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NSF grant takes geologists to Mongolia

Karl Wegmann ’08 Ph.D., coordinator of the NSF-funded project in Mongolia, studies his field notes inside a ger, a felt-lined tent common in nomadic areas of Mongolia.

Scientists from the department of earth and environmental sciences have received a $2.4 million grant from the National Science Foundation (NSF) for a multidisciplinary research project in Mongolia.

Anne Meltzer, Peter Zeitler and Dork Sahagian, professors in the department, and Bruce Idleman, a senior research scientist, will join researchers from Stanford University, North Carolina State University, the Carnegie Institution for Science, the Mongolian University of Science and Technology, and the Mongolian Academy of Sciences in the five-year project.

The researchers will address high topography and how it is formed. The project is an evolution of the work Lehigh scientists have conducted in Tibet and Pakistan, but the topography in Mongolia offers a new direction for their research.

“We’ve moved from regions of active mountain building or plateau formation associated with continental collisions, to a continental interior,” says Meltzer, who is also dean of the College of Arts and Sciences. “There are a lot of regions in the world where, in the interior of continents, you have high topography and it’s not known why.”

Broad plateaus and their influence on global climate

Mongolia presents an interesting study in high topography. The country has broad plateaus that are enigmatic as to why they exist. The topography of Mongolia can dictate where storms form in the Northern Hemisphere, and there’s a growing recognition that high plateaus are important features influencing global climate. Volcanic rocks dating from 30 million years ago to 5,000 years ago can offer information on the earth’s mantle and reveal the timing of events that shaped changes in topography. Even the genetics of a subspecies of fish in the region can provide clues to the timing of the uplifts.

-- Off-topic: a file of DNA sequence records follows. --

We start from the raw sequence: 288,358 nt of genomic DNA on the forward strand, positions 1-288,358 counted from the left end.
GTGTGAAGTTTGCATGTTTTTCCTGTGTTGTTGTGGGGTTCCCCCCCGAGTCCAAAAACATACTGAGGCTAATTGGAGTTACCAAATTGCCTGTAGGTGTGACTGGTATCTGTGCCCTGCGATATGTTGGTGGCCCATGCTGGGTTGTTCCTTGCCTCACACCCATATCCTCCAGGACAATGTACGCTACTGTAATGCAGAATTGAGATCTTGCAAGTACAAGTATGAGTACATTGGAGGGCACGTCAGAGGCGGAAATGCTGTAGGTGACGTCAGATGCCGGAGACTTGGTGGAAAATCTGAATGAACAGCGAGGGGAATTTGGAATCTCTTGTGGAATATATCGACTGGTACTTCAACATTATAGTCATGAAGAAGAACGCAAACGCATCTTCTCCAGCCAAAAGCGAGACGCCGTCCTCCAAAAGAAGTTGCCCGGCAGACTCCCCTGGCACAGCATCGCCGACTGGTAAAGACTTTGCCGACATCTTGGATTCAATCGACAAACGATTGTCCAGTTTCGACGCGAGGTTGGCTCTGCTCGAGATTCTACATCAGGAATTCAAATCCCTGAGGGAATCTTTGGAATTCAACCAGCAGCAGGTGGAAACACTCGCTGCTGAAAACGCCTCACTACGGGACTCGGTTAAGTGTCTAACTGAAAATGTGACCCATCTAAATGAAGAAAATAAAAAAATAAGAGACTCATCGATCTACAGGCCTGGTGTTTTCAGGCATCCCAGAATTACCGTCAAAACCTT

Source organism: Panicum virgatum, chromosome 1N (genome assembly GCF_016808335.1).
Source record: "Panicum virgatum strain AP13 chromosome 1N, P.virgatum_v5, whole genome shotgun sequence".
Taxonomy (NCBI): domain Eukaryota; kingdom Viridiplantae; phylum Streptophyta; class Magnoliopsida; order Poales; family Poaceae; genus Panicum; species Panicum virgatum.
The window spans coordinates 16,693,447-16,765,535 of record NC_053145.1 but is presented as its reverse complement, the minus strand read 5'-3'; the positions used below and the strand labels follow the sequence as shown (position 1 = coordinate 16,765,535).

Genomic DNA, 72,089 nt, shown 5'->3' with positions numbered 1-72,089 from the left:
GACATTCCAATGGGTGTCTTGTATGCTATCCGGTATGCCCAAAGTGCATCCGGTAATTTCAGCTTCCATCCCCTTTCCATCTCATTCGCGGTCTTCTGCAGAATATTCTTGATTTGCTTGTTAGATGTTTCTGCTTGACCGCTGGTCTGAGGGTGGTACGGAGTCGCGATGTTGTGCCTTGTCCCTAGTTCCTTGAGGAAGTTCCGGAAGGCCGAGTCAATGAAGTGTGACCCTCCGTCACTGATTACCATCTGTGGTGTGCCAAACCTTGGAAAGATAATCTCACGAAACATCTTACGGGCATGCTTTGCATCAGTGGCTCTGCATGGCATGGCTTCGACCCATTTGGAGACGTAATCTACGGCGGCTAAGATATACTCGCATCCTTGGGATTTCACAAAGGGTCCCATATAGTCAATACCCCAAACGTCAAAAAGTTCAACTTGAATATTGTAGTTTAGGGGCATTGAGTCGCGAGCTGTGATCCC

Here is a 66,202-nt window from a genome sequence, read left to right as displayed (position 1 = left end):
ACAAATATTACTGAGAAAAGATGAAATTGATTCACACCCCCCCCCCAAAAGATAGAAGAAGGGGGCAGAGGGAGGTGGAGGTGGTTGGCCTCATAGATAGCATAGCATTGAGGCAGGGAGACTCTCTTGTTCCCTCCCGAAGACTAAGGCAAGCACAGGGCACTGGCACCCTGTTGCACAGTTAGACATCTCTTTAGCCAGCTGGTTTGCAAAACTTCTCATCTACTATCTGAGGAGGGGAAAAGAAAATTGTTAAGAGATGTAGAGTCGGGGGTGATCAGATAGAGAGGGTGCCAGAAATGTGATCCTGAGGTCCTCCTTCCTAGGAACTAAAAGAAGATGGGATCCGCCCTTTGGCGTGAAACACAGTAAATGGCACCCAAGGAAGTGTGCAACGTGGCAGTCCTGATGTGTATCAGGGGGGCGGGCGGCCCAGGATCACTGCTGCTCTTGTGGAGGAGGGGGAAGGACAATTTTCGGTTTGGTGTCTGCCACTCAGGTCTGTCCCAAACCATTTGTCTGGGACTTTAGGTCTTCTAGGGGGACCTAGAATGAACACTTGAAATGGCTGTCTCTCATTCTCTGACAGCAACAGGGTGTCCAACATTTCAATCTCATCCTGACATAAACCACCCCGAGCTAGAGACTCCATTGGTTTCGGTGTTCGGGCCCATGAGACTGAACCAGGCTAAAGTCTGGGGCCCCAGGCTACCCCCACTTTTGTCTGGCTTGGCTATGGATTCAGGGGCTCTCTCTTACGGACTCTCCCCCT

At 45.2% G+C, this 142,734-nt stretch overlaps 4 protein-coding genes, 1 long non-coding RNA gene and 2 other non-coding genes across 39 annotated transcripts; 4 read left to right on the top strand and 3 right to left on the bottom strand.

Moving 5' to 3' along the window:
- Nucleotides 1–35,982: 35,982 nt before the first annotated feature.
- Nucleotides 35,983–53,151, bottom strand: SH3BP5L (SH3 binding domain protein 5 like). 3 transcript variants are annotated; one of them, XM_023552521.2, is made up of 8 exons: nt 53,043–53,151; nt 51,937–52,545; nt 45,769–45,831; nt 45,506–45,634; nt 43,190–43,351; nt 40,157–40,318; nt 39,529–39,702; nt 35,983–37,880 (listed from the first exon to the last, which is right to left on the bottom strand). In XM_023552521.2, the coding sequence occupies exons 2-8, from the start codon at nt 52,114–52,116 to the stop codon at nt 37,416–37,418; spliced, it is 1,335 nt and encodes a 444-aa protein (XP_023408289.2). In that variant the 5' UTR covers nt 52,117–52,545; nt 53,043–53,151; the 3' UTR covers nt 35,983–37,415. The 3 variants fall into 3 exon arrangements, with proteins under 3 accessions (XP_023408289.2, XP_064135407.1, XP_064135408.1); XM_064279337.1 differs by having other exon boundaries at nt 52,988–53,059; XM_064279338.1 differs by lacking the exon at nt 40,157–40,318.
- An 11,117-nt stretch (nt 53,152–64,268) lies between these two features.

“These types of areas are really interesting because they help us understand how the planet works,” says Zeitler. “The work we do is fundamentally basic research.”

“Understanding surface processes provides insights into not only how the earth works, but how life has adapted to living on the earth,” says Meltzer.

The team will combine methodologies and approaches from seismology, geochronology, geomorphology, geochemistry, and genetics.

Meltzer, a seismologist, will deploy 65 instruments to record earthquakes at stations across a broad area of the country. Recording earthquakes will help the team gain a better understanding of earthquake hazards in Mongolia.

As geochronologists, Zeitler and Idleman will focus on dating volcanics. Zeitler is already conducting analyses on samples from a previous trip.

The dynamics of crust, lithosphere and mantle

Sahagian will conduct work in paleoelevation by looking at vesicles in lavas, which are voids formed when the lavas erupt. Vesicles can determine the atmospheric pressure at which the lavas erupted, and offer a sense of elevation.

“I think there’s a much more integrated picture of how the earth works. The crust, the lithosphere and the mantle all interact and there are ideas of how you can generate these interior uplifts related to the earth’s dynamics,” says Zeitler, adding that the team’s work fits into an emerging paradigm of how the whole planet can be explained as a series of interacting systems.

The genesis of the NSF grant came during a graduate seminar taught by Meltzer and Zeitler, who required students to create a research proposal. A version of a proposal written by Karl Wegmann evolved into the final proposal being funded by the NSF. Wegmann, who earned his Ph.D. in earth and environmental sciences from Lehigh in 2008 and is now an assistant professor of geology at North Carolina State, is the project coordinator.

The grant will also support the creation of a field school for American and Mongolian students in 2012 and 2013. Undergraduates, including students from Lehigh, can join the field school and work on interdisciplinary research projects.

The researchers took their first trip to Mongolia last fall to meet with collaborators and plan logistics for future trips. Mongolia’s landscape and climate require careful planning in advance of the research. Long distances between regions and few paved roads will present some obstacles in logistics. The country is also sparsely populated and some communities move seasonally with their herds, making it difficult to identify local contacts in the field.

During their initial trip, the team also met with representatives from the U.S. Embassy in Mongolia who advised the team on logistics and discussed developing partnerships to help further student and faculty exchanges.

The team will return to Mongolia for the next phase of research this coming summer.


Photos by Peter Zeitler, Anne Meltzer and Karl Wegmann

Story by Tricia Long

Posted on Thursday, January 06, 2011

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